The signing of Jackson, in particular, is telling. While there were plenty of good reasons for the Cubs to sign him, those reasons seem to apply just as well (or better) the year prior. Before 2012, Jackson reportedly turned down a three-year offer for around $30MM from the Pirates to sign with the Nationals on a one-year deal. (Twitter links.) He had reportedly been seeking in the neighborhood of five years at $12MM a year. Meanwhile, the Cubs were, in Dierkes's estimation, modest players in the free agent market. While there were whispers of the team going after big-ticket players like Albert Pujols and Prince Fielder, that did not materialize. And the Cubs were never apparently in on Jackson.
Fast forward to this past offseason. The Cubs not only seriously pursued Anibal Sanchez, but ultimately signed Jackson to a four-year, $52MM deal. What changed? The Cubs were coming off of an abysmal season, and looked no closer to immediate contention despite some nice development from young stars Starlin Castro and Anthony Rizzo. Jackson was now coming off of yet another very Jackson-esque season, with consistently solid, if unspectacular, results. If anything, Jackson's relatively uninspring year with Washington, along with increased age and potentially worrisome velocity decline, should have made him less attractive.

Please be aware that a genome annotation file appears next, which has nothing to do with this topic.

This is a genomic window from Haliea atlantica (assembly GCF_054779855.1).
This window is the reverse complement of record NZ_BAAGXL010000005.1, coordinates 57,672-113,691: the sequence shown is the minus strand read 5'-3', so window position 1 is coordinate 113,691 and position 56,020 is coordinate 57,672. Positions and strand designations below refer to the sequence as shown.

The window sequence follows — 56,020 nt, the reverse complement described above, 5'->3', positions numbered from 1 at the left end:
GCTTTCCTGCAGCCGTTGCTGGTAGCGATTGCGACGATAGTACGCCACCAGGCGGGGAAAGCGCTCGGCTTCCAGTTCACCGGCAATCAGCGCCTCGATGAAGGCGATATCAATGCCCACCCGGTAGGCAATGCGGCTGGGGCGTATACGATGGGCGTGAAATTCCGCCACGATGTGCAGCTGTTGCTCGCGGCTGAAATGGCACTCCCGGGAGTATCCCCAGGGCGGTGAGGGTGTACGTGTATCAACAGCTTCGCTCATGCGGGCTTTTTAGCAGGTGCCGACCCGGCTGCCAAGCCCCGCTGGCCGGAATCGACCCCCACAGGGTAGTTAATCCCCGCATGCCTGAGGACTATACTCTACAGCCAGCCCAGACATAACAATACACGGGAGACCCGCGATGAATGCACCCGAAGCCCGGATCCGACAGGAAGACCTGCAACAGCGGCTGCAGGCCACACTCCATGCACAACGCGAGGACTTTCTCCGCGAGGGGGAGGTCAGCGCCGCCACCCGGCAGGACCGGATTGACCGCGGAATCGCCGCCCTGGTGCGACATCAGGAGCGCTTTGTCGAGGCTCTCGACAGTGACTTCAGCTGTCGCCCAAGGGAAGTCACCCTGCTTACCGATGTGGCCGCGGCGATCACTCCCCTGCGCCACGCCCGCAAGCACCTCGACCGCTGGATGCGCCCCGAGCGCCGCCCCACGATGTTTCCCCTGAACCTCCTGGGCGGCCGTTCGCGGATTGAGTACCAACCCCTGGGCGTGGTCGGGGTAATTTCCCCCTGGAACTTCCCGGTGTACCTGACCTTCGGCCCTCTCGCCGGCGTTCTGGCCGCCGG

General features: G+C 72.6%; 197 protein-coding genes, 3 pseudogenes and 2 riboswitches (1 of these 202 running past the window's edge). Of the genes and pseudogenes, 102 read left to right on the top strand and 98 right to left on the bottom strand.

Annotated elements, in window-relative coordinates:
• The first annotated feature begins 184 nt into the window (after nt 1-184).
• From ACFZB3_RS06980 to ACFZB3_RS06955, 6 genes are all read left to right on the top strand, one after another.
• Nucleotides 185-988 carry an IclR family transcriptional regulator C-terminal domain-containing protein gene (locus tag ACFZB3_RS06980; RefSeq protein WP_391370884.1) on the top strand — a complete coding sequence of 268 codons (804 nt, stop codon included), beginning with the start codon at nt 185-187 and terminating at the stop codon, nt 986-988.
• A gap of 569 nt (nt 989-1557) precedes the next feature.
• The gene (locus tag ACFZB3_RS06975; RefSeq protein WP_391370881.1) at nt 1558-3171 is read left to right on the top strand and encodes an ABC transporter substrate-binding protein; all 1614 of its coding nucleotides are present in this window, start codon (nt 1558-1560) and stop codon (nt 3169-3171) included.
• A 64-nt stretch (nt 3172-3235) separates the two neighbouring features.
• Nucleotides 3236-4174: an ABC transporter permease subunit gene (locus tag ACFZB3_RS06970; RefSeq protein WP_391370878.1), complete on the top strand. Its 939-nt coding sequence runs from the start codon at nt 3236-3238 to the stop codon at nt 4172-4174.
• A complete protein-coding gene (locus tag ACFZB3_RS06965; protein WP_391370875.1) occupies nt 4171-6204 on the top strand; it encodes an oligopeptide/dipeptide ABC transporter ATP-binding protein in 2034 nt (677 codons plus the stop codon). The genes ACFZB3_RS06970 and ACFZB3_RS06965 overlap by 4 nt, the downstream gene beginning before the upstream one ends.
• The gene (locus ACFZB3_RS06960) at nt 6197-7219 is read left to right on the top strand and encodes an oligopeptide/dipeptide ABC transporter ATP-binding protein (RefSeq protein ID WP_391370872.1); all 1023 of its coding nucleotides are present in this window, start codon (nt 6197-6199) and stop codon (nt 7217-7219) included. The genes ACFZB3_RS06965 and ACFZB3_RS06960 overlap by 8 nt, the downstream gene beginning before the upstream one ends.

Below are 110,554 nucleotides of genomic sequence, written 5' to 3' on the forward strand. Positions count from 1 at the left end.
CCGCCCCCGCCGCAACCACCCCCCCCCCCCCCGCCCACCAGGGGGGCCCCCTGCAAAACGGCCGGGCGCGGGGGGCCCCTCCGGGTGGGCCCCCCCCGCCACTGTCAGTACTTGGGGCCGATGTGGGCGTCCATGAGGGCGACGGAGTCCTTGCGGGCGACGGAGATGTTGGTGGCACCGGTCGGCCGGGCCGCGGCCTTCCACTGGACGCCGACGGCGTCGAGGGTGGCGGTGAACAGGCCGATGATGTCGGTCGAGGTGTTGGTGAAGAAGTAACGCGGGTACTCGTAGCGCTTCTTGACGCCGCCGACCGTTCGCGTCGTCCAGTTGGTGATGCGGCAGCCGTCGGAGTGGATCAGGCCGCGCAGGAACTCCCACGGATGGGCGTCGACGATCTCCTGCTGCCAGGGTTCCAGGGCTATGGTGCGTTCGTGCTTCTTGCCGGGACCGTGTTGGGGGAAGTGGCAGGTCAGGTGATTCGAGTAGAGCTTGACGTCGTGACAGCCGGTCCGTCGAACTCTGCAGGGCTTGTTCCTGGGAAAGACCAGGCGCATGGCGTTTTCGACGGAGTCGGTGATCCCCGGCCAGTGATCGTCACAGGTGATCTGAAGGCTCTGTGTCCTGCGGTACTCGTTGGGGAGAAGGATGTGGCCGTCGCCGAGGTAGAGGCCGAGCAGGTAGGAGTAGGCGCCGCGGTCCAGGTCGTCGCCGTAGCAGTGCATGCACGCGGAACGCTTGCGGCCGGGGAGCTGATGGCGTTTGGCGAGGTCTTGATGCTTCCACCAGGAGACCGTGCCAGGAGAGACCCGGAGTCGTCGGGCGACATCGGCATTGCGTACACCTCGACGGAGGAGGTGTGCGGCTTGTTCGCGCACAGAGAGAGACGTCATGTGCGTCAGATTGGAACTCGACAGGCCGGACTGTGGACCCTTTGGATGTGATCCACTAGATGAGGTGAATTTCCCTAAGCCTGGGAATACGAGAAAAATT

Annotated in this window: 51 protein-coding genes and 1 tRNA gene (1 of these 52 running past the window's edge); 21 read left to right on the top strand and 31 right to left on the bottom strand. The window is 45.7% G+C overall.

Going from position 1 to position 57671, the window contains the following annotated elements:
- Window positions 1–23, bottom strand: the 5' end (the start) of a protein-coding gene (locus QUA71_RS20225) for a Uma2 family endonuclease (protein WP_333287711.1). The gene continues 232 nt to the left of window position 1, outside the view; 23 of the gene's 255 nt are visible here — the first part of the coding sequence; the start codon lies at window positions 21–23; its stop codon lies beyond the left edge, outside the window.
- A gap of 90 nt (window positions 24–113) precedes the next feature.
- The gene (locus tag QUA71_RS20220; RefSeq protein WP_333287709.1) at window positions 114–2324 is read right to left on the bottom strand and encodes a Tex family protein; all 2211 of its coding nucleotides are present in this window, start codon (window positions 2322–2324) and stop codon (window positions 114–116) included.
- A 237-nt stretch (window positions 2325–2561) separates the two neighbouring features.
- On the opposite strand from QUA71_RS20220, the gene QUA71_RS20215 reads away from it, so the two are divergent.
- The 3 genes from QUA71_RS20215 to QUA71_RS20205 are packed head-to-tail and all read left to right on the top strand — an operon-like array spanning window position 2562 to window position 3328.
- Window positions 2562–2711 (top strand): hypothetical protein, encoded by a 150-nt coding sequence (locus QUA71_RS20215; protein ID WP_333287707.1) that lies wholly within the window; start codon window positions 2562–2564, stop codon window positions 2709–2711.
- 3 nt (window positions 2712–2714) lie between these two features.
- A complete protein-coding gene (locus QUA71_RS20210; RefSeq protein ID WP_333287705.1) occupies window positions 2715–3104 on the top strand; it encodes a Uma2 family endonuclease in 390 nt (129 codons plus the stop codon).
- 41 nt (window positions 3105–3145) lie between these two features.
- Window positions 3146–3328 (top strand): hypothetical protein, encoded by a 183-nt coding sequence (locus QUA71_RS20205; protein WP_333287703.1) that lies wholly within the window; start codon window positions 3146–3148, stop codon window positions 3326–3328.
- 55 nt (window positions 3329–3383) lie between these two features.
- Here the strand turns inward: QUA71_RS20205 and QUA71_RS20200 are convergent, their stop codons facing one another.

Most likely, it seems, the thing that changed was simply the fact that the Cubs could fit Jackson under the team's self-imposed salary budget. With Ryan Dempster off of the books, in particular, there was room for the $14MM promised Jackson for 2013 (and beyond). Of course, while Jackson brought both present and future value to the club when he signed this year, it is reasonable to wonder whether he might have provided more value at a cheaper price had the club pursued him before 2012. Jackson's then-agent Scott Boras did say that he "felt it was best for him to do a one-year contract rather than a three-year deal" at that time. But a four-year offer from the Cubs might have allowed the team to control Jackson over a more favorable age band (28-31 rather than 29-32), possibly even at a lower price.
The Jackson question is relevant looking forward because of what it means for the Cubs' future spending plans. Whether or not the team is spending at the levels that it can or should, it appears that Epstein should be taken at his word when he says that "it comes down to revenue." Importantly, he did not say that the club is holding back because it does not believe it is at the right point on the rebuilding curve to make a substantial investment in free agent talent. Instead, he said that the club would do so, "once we generate enough revenue to be able to afford" such a player. "Revenue has to come first," Epstein says, and at the moment the Cubs maintain that they simply "don't have the flexibility to do something like that."